Replies
    1. ::sigh:: Here's the thing: of course people talk about it. Those memes and the people who supported them (whether Manning's or the Harris thing today) do support that. They are having that conversation. They believe that all these girls are apparently laughing behind their backs or judging them or whatever. When, if they're at these cons, the vast majority are fans their to enjoy themselves and they don't care at all about whatever it is the geek guys thinks they do.

      I have NEVER said it's okay to mock geek guys, and I don't. Neither does anyone I know. I have never seen it happen at a con. I'm not saying it hasn't, or that some people don't suck, but to blanket all women at cons, or female cosplayers at cons, as doing it is ridiculous. I think there's a level of self-involvement and assumption going on here. A lot of geeks were made fun of growing up (I was) and so assume that everyone is still doing it, whether or not they actually are of have any proof of that. When what you see is "infiltrators" when you see a girl at a convention, the likelihood that you are blowing this out of proportion is pretty high.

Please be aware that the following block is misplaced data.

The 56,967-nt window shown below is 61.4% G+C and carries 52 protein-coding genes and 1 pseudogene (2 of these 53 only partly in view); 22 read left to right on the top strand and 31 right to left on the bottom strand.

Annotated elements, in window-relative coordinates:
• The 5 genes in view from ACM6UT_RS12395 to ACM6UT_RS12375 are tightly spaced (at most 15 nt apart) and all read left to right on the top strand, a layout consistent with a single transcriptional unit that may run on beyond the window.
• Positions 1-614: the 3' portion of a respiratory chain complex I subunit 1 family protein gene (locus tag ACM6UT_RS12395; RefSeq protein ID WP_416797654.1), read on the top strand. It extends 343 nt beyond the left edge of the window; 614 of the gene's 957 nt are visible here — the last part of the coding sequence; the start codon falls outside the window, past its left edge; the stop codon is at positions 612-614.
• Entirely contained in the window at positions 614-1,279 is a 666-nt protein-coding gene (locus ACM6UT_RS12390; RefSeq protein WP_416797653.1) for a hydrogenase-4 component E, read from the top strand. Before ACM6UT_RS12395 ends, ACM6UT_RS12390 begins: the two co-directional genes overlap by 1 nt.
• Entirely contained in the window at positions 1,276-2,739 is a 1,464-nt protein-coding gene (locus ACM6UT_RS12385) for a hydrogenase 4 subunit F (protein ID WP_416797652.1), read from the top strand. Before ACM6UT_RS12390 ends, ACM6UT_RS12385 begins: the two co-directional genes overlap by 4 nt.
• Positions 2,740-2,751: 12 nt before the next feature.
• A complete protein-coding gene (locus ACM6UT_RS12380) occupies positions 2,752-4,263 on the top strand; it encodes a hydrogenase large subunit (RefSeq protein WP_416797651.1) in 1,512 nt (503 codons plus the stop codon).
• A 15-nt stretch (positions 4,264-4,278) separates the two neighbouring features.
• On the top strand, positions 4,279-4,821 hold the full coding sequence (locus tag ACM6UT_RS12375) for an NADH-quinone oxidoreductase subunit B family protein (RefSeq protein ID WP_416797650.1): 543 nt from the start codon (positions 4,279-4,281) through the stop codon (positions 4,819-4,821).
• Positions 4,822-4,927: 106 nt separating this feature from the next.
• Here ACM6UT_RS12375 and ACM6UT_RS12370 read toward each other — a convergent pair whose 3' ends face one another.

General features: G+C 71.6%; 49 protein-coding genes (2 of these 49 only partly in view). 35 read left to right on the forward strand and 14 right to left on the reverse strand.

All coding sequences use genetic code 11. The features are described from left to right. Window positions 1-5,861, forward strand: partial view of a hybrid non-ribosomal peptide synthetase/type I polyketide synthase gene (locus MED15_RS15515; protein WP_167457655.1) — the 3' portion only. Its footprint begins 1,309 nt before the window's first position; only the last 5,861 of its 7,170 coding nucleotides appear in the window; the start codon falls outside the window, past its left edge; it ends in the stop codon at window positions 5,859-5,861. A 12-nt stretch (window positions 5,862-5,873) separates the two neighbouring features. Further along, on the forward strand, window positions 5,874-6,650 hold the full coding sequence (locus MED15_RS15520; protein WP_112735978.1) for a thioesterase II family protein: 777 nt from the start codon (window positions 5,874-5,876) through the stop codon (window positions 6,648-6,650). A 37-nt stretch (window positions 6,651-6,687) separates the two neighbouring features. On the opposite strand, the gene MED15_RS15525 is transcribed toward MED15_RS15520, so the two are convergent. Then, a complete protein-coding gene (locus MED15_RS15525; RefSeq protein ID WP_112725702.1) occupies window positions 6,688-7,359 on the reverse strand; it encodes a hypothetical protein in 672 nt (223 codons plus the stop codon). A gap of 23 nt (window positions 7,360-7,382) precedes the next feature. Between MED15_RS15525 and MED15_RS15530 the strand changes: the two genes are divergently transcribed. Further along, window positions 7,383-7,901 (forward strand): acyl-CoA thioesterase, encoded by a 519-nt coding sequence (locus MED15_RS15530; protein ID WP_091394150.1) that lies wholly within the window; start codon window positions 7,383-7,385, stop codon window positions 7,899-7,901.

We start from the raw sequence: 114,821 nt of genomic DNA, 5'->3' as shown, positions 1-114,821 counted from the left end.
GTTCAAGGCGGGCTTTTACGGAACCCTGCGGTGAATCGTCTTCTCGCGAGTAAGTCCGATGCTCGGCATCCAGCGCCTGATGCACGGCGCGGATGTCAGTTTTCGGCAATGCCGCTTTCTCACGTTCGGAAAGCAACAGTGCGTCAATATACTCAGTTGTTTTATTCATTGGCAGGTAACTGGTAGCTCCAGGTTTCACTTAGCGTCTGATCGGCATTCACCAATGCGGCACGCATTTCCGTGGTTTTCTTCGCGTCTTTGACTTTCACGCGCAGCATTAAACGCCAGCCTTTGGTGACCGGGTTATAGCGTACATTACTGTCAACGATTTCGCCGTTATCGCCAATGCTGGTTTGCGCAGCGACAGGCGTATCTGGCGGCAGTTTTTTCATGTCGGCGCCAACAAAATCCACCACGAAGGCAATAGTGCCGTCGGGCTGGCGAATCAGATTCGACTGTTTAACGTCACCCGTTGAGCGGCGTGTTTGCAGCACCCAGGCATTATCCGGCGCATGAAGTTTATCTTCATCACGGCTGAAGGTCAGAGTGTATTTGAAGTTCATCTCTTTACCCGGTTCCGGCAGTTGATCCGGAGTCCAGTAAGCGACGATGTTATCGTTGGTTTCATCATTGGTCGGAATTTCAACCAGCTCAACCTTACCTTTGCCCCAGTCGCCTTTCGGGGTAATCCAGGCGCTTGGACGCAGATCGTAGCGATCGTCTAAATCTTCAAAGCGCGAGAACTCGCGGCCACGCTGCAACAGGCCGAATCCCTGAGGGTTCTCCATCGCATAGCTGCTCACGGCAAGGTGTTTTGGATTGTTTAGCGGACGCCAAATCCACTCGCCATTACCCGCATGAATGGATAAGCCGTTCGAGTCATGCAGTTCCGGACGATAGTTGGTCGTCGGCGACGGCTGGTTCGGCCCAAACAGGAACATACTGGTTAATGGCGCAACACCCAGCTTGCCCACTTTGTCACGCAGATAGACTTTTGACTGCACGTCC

Guys in nerd and geek spaces are also privileged. They have, for decades, defined what it is to be a geek or nerd. This whole outcry is mainly due to the fact that more women and girls are getting involved, in their own way, and they're angry they can't dictate the terms. It's really that simple. This isn't about their feelings, it's about their entitlement.

      I'm sick of this "poseur" conversation. It's subjective and arbitrary and we keep saying that and yet people keep wanting to say "but they're real! I saw one on Facebook!" So what? If someone is a poseur then it's usually pretty obvious and easy to move on.